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UNIX time, also known as Epoch time, is a system for tracking time that defines the time as the number of seconds that have elapsed since 00:00:00 Coordinated Universal Time (UTC), Thursday, 1 January 1970, not counting leap seconds. This system is used by many operating systems and file formats. However, it can be challenging to handle because of its format, which is a single, ever-increasing integer. For humans, it’s much easier to work with the typical date and time format. This is why developers often need to convert Unix time to the standard date and time format. In this article, we’ll explore how to do this in Swift.
// Get the current time in unix format let unixTime = NSDate().timeIntervalSince1970 // Convert unix time to date let date = NSDate(timeIntervalSince1970: unixTime) // Format the date let dateFormatter = DateFormatter() dateFormatter.timeZone = TimeZone(abbreviation: "GMT") // Set timezone dateFormatter.locale = NSLocale.current dateFormatter.dateFormat = "dd-MM-yyyy HH:mm" // Specify your format that you want let strDate = dateFormatter.string(from: date as Date) print(strDate)
Understanding the code
In the first part of the code, we get the current time in unix format. This is done by calling the `timeIntervalSince1970` method on the `NSDate` object. This method returns the time since 1970 in seconds as a `TimeInterval` (which is just a typealias for `Double`).
Next, we create a new `NSDate` object with this unix time by passing it into the `NSDate` constructor that takes a `timeIntervalSince1970` argument. The result is an `NSDate` object that represents the current date and time (based on the unix time).
After that, we create a `DateFormatter` object to help us format the `NSDate` object into a more human-readable format. We set the timezone to GMT by passing the string “GMT” to the `TimeZone` constructor. The `DateFormatter` object also has a `locale` property which is set to the current locale.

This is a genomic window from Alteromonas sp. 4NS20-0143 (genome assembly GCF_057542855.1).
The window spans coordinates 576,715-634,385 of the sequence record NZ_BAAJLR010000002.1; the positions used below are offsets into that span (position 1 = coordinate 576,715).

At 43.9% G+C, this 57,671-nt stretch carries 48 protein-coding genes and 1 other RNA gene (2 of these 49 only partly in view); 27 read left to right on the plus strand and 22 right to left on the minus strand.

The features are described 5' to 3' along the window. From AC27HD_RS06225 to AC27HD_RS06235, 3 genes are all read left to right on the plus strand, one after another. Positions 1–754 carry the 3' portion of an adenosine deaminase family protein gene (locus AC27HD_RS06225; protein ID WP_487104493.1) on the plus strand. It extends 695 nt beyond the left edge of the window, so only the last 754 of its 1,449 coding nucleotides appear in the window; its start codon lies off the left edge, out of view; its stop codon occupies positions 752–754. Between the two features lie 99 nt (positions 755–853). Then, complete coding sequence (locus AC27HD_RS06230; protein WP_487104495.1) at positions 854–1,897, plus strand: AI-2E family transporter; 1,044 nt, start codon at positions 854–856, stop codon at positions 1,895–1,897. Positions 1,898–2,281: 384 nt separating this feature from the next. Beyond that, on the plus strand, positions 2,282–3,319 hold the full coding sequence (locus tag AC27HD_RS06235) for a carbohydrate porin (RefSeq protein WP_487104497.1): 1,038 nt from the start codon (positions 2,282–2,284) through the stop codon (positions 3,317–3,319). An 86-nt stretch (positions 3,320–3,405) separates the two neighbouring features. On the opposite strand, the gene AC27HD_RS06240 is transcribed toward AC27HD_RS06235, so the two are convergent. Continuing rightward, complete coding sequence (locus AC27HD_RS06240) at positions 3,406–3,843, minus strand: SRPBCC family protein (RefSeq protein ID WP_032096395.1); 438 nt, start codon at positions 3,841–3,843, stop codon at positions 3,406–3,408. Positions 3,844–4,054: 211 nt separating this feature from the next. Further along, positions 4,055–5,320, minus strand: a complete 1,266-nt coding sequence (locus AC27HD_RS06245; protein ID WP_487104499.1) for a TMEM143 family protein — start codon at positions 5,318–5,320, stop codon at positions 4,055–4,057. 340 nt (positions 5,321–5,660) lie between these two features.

Finally, we specify the format that we want for our date and time by setting the `dateFormat` property of the `DateFormatter` to a custom string. The string “dd-MM-yyyy HH:mm” will give us the day, month, year, hour, and minute. The resulting string is then printed out.
The Importance of Timezone in Date Conversion
When converting Unix time to a standard date, it’s important to keep in mind the role of timezones. Unix time is in UTC, so if you want the date and time to be accurate for a specific location, you need to set the timezone correctly. The timezone can be set using the `TimeZone` function as shown in the example above. The timezone abbreviation for a particular region is used as the parameter in this function.
DateFormatter: A Workhorse for Date Conversion
DateFormatter is a class in Swift that lets you convert between dates and their textual representations. This class is great for converting dates to strings for display, and for converting strings back into NSDate objects for comparison and manipulation. As seen in our example, DateFormatter is used to specify the format according to which the date and time need to be displayed. The format can range from including just the month, day, and year to containing the hour, minute, second, and even nanosecond, depending on the level of granularity you want.